Poverty. The poverty rate for children in single parent families is triple the rate for children in one parent families. In 2012, 42% of children in single parent families were poor, compared to 13% of children in two parent families. Most poor children live with parents who are married, or who have been married, or who are cohabiting. In 2012, 41% of poor children lived with two married (32%) or two unmarried (9%) parents, 28% with a never-married single parent, 22% with a divorced or separated single parent, and 8% with no parent. Child poverty is linked to poor health and school dropout; to negative adult outcomes including joblessness; and to reduced economic output estimated to be about 4% of Gross Domestic Product. Hardship – Hunger, Homelessness, No Health Care Coverage, Unmet Essential Needs. In 2013, 33% of single parent families were “food insecure,” and 13% used a food pantry. In 2012, 11% of children in single parent families, and 27% of single parents, had no health care coverage. Over 70% of the families in homeless shelters in 2013 were single parent families. In 2011, 42% of single parent households experienced at least one of nine hardships measured by the Census Bureau, compared to 22% for the population as a whole; 26% of single parent households experienced at least two of these hardships, compared to 12% for the population as a whole.  32% of single parent households had at least one unpaid essential need, 18% had unpaid rent or mortgage, 11% had a phone disconnect and 5% a utility disconnect, 16% had an unmet need for a dentist and 12% an unmet need for a doctor. Social Assistance (“Welfare” or TANF) & Food Stamp (SNAP) Receipt. In 2012, 42% of the children in single parent families received Food Stamps, but only 9% received TANF. 22 Under the 1996 federal welfare reform law creating TANF to replace AFDC, the percentage of poor families receiving welfare assistance has dropped from 72% to 26%, and the median state welfare benefit has fallen to only 27% of the poverty line. Compared to Single Parent Families in Peer Countries. The employment rate for U.S. single parents is above the average single parent employment rate in comparison high income countries.  Despite the above average employment rate, the poverty rate for single parent families in the U.S. is far above the average poverty rate for single parent families in comparison high income countries.  Less generous income support programs, and the greater prevalence of low wages in the U.S., help explain the exceptionally high poverty rate for single parent families in the U.S.

Source – https://www.legalmomentum.org/sites/default/files/reports/SingleParentSnapshot2014.pdf

 

So. instead of being depressed, keep flapping. You can do it.

Flap Your Wings

Flap your wings here.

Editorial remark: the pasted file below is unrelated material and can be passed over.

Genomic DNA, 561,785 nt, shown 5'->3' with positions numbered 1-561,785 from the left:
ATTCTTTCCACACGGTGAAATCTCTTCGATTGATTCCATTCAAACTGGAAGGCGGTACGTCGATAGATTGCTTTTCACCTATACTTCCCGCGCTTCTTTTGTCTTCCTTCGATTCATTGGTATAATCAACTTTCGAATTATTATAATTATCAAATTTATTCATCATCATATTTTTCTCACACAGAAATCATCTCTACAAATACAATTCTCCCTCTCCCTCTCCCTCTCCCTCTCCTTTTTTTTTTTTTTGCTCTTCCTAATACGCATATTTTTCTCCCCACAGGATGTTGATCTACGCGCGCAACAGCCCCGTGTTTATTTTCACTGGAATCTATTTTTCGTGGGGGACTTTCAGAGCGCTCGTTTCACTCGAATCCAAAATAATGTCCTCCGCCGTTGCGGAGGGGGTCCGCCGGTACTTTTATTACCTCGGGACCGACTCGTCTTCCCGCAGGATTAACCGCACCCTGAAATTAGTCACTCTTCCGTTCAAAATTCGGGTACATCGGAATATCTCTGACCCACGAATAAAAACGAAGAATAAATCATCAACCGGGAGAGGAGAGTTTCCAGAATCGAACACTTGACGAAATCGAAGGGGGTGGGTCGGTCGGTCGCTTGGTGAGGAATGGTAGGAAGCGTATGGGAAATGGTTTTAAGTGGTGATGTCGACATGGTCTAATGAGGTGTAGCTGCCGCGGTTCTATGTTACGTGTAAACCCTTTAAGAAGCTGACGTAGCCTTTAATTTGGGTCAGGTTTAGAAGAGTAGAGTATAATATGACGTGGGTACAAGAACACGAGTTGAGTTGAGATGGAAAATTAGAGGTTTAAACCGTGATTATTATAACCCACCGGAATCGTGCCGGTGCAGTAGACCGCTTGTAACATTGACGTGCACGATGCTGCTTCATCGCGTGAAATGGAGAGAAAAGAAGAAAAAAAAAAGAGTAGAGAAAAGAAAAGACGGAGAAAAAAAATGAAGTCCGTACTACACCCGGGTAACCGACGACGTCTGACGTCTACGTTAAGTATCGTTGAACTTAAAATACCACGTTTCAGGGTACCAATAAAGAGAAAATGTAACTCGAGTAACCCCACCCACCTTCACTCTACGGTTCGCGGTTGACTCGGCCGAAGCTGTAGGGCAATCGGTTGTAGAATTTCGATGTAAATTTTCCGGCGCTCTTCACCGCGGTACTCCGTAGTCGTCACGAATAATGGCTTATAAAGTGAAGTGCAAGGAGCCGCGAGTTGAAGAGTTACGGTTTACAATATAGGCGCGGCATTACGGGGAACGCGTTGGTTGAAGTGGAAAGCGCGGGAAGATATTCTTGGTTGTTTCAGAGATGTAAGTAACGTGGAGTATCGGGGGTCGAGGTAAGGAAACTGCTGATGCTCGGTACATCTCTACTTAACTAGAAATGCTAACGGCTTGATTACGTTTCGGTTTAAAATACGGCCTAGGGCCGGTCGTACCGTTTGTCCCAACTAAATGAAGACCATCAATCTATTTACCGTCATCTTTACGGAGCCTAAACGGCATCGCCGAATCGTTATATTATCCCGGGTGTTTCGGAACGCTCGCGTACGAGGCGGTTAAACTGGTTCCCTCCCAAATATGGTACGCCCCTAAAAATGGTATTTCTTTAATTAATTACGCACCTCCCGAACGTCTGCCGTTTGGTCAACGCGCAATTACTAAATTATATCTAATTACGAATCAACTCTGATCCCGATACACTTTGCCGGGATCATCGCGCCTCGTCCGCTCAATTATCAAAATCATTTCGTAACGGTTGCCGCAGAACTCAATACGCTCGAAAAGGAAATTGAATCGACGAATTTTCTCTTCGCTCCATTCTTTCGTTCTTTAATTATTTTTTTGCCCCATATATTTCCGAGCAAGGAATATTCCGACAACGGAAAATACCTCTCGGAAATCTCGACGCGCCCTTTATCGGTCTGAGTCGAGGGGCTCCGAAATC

The keys are

  • Spend Quality time with your kids not just their activities. Children value your time and attention more than you know. It doesn’t have to be Disney World. One of my favorite memories with my mothers involved rolled up newspapers and sword fighting.  Be Present.
  • Invite only quality people of good character into both your kids and your world. If you like to date “wild”, leave it in the wilderness. Your kids deserve peace, consistency and to feel loved and safe.
  • Balance to the best of your ability – work and home.

From personal experience the most  challenging is balance between work, spending quality time with your kids and keeping your own adult sense of sanity.

Love,

Thom

P.S. For those born in foreign parts around the world… a “Bird Fancier” is “One who takes pleasure in rearing or collecting rare or curious birds” (free dictionary)

 

What to do if you find a Baby Bird Out of the Nest

Sooner or later, no matter where you live, you’ll come across a baby bird on the ground. You’ll have to decide whether you should rescue it or leave it to fend for itself. In most cases, it is best not to interfere. The natural parents do a much better job at raising their young than we could ever do. A baby bird that is featherless must be fed every 15 to 20 minutes from about sunrise to 10 p.m.! This obviously requires a large time commitment on the part of the foster parent.

Finding fully feathered birds: If the bird is fully or partially feathered, chances are it doesn’t need your help. As young birds develop they soon outgrow the limited space of a nest. The young birds, referred to as “fledglings” or “branchers” at this stage, typically leave the nest and move about on the ground and on low branches for a few days before they can fly (Fig. 1). Their parents are nearby and continue to care for the birds, answering their demanding calls with regular deliveries of food. The scolding calls coming from the nearby tree are likely the adult birds, voicing their disapproval while they wait for you to leave.

 

 

P.S – Bird Book – http://www.amazon.com/Flap-Your-Wings-Beginner-Books/dp/0375802436/ref=sr_1_1?s=books&ie=UTF8&qid=1430245890&sr=1-1&keywords=flap+your+wings

 

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About author

Thom Slade
Thom Slade 281 posts

“Healing for the broken hearted. A map, guide and community to move on positively/fantastically in life with a healthy beaming smile”
Thom. Thom is the originator and alter-ego of ivemovedon.com. Divorce Survivor, Single Parent, and now moving on to new adventures in Life. Follow his journey here every week, or on Instagram and Facebook.